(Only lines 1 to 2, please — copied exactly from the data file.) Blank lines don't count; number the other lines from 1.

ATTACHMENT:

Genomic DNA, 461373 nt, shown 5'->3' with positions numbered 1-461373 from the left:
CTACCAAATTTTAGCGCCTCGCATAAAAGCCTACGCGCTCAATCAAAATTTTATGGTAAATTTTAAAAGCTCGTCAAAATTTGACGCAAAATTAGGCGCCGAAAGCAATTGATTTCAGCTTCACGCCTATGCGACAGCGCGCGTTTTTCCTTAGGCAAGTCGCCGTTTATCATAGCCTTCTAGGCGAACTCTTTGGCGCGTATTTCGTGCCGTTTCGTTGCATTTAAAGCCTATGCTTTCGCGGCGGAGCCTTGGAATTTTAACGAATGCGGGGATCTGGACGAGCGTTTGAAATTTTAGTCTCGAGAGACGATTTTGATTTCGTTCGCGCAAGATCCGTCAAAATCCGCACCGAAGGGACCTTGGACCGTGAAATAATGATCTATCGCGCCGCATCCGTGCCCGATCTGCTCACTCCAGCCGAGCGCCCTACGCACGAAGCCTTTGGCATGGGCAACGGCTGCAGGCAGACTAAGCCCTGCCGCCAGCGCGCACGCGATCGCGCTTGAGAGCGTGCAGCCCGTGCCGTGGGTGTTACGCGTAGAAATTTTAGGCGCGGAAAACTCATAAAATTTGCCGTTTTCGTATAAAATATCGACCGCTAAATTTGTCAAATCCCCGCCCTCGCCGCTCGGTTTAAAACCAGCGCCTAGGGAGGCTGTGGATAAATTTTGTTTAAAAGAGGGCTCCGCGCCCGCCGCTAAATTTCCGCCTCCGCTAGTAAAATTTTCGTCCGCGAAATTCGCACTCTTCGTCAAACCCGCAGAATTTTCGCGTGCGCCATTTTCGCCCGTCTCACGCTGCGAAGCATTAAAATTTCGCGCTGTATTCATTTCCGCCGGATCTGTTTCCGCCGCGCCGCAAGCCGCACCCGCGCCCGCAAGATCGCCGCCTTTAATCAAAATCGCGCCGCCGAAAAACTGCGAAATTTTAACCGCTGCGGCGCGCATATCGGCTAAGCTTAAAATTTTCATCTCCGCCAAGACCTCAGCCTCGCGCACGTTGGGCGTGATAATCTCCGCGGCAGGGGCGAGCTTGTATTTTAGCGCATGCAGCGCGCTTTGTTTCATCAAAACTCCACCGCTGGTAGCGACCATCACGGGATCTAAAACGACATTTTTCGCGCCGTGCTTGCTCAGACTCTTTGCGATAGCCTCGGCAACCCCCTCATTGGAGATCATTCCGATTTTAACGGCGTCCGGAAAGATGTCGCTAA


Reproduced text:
Genomic DNA, 461373 nt, shown 5'->3' with positions numbered 1-461373 from the left:
CTACCAAATTTTAGCGCCTCGCATAAAAGCCTACGCGCTCAATCAAAATTTTATGGTAAATTTTAAAAGCTCGTCAAAATTTGACGCAAAATTAGGCGCCGAAAGCAATTGATTTCAGCTTCACGCCTATGCGACAGCGCGCGTTTTTCCTTAGGCAAGTCGCCGTTTATCATAGCCTTCTAGGCGAACTCTTTGGCGCGTATTTCGTGCCGTTTCGTTGCATTTAAAGCCTATGCTTTCGCGGCGGAGCCTTGGAATTTTAACGAATGCGGGGATCTGGACGAGCGTTTGAAATTTTAGTCTCGAGAGACGATTTTGATTTCGTTCGCGCAAGATCCGTCAAAATCCGCACCGAAGGGACCTTGGACCGTGAAATAATGATCTATCGCGCCGCATCCGTGCCCGATCTGCTCACTCCAGCCGAGCGCCCTACGCACGAAGCCTTTGGCATGGGCAACGGCTGCAGGCAGACTAAGCCCTGCCGCCAGCGCGCACGCGATCGCGCTTGAGAGCGTGCAGCCCGTGCCGTGGGTGTTACGCGTAGAAATTTTAGGCGCGGAAAACTCATAAAATTTGCCGTTTTCGTATAAAATATCGACCGCTAAATTTGTCAAATCCCCGCCCTCGCCGCTCGGTTTAAAACCAGCGCCTAGGGAGGCTGTGGATAAATTTTGTTTAAAAGAGGGCTCCGCGCCCGCCGCTAAATTTCCGCCTCCGCTAGTAAAATTTTCGTCCGCGAAATTCGCACTCTTCGTCAAACCCGCAGAATTTTCGCGTGCGCCATTTTCGCCCGTCTCACGCTGCGAAGCATTAAAATTTCGCGCTGTATTCATTTCCGCCGGATCTGTTTCCGCCGCGCCGCAAGCCGCACCCGCGCCCGCAAGATCGCCGCCTTTAATCAAAATCGCGCCGCCGAAAAACTGCGAAATTTTAACCGCTGCGGCGCGCATATCGGCTAAGCTTAAAATTTTCATCTCCGCCAAGACCTCAGCCTCGCGCACGTTGGGCGTGATAATCTCCGCGGCAGGGGCGAGCTTGTATTTTAGCGCATGCAGCGCGCTTTGTTTCATCAAAACTCCACCGCTGGTAGCGACCATCACGGGATCTAAAACGACATTTTTCGCGCCGTGCTTGCTCAGACTCTTTGCGATAGCCTCGGCAACCCCCTCATTGGAGATCATTCCGATTTTAACGGCGTCCGGAAAGATGTCGCTAA